Former OpenAI exec who tried to oust Sam Altman has started a rival company. Here's what led to this point.

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  • Ilya Sutskever, an OpenAI cofounder, has founded a new company.

  • Sutskever was involved in a chaotic coup against OpenAI CEO Sam Altman in November.

  • On Wednesday, Sutskever said he's starting a new company, Safe Superintelligence Inc. 

OpenAI cofounder and former chief scientist Ilya Sutskever has started a new company.

The former OpenAI exec announced on Wednesday that his new venture was a research lab committed to developing "safe superintelligence."

Sutskever left OpenAI in May after months of uncertainty surrounding his role within the AI lab. His departure was swiftly followed by Jan Leike, who led OpenAI's superalignment group, a team that focuses on aligning its AI systems with human interests, with Sutskever.

Following his departure, OpenAI CEO Sam Altman said on X: "Ilya and OpenAI are going to part ways. This is very sad to me; Ilya is easily one of the greatest minds of our generation, a guiding light of our field, and a dear friend. His brilliance and vision are well known; his warmth and compassion are less well known but no less important."

OpenAI president and cofounder Greg Brockman also thanked Sutskever for "being my co-founder, my friend, and the officiant at my civil ceremony" in a separate post.

Speculation about Sutskever's role in ousting CEO Altman has been bubbling for months. The former chief scientist appeared to play a key role in the attempted coup which he later came to regret.

In November, Altman was fired in a shock board decision, kickstarting weeks of chaos for the company.

The move initially shocked the tech community and OpenAI investors, including Microsoft. Reports quickly started circulating that the board was wavering on its controversial decision and actively trying to get Altman back.

After staffers staged a revolt in the form of an open letter demanding the board's resignation and the reinstatement of their former chief, negotiations between OpenAI and Altman appeared to resolve, and the company announced he was set to return as CEO.

Altman's return also came with a new board that included lead investor Microsoft.

Here's a timeline of OpenAI leadership chaos that led us to this point.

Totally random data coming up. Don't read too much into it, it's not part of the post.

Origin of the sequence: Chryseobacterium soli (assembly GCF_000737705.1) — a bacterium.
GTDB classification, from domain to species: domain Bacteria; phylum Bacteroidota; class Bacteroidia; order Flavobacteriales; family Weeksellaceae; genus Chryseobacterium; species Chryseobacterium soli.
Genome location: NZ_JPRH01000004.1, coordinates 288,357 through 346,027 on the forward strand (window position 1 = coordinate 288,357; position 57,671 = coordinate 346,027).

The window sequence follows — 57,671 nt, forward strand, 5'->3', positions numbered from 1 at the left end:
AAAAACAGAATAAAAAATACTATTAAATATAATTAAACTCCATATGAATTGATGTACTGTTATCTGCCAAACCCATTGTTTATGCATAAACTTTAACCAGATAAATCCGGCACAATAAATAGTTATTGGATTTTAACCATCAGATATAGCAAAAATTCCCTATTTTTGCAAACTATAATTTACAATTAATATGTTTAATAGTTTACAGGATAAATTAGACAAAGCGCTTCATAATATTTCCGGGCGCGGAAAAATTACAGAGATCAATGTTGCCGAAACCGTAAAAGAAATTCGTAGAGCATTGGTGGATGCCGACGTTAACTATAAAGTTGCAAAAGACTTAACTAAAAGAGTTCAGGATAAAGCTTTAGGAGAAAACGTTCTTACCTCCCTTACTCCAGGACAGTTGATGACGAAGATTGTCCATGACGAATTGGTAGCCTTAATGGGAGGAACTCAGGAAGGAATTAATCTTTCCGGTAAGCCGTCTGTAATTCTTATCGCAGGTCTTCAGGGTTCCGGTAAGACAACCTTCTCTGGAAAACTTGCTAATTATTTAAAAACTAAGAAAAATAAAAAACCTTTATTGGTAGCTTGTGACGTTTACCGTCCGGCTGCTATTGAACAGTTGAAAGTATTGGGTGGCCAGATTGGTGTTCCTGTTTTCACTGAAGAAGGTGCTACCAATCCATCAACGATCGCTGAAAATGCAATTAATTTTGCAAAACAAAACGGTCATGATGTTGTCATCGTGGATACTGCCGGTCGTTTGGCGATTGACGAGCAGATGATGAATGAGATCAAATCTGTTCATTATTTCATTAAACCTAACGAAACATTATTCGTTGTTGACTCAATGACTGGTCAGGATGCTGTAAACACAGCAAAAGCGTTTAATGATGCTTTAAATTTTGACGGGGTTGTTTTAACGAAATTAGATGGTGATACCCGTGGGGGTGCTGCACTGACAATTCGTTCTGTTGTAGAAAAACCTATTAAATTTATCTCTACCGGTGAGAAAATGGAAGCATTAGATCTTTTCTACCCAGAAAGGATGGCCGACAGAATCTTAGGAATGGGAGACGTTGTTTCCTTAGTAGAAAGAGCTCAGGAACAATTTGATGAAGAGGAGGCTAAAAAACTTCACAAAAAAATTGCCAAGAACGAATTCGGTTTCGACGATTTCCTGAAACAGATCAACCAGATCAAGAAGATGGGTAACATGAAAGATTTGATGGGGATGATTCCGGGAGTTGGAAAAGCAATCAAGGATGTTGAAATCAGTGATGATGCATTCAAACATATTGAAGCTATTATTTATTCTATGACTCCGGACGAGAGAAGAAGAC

Altman was ousted from OpenAI in a shock board decision

Altman was immediately ousted from OpenAI in a dramatic board decision on November 17. The company's nonprofit board announced it no longer had "confidence in his ability to continue leading."

A timeline provided by fellow OpenAI cofounder Greg Brockman showed that Altman received a text from board member Sutskever asking to talk at midday Friday.

When Altman joined the meeting, the whole board, excluding Brockman, was on the call, and he was told by Sutskever he was being fired, per Brockman's post.

OpenAI staffers resigned

Brockman, the president and cofounder of OpenAI, quit his role at the company shortly after the news broke. He said he was told he was being removed from the board and that Altman had been fired at about the same time OpenAI published a blog post about the incident.

Brockman said he was originally told he was "vital to the company and would retain his role," but decided to part ways with the company shortly after.

The tech community was shocked by the decision, and at least three other OpenAI researchers followed the former president in giving up their roles.

OpenAI board was optimistic about getting Altman back

Investors, including Microsoft CEO Satya Nadella, were reportedly blindsided by the decision to remove Altman.

Several investors began pushing the board members to reverse their sudden leadership decision, Bloomberg reported.

In an internal memo cited by The Information, OpenAI's chief strategy officer, Jason Kwon, wrote to staff, saying the company remained optimistic that it could bring back Altman and other senior employees who had left.

Microsoft chief Nadella reportedly led the talks on Altman's return over that weekend.

New CEO announced

The Information later reported that Sutskever told OpenAI staffers that Altman would not return, prompting several more employees to quit.

Discussions to bring Altman back had reportedly fallen apart, per The Verge. The board then named former Twitch CEO and cofounder Emmett Shear as interim CEO. Shear took over the role from OpenAI's CTO, Mira Murati, who had publicly supported Altman.

Altman and Brockman joined Microsoft

In a strange twist, Microsoft CEO Satya Nadella scooped up Altman and Brockman to lead "a new advanced AI research team" at Microsoft.

In a post on X, Brockman said the new Microsoft team would comprise him, Altman, Aleksander Madry, Szymon Sidor, and Jakub Pachocki. He said the team planned to "build something new" and "incredible."

Nadella announced on Monday the company remained "committed to our partnership with OpenAI" and had "confidence in our product roadmap."

Key board member said he regretted ousting Altman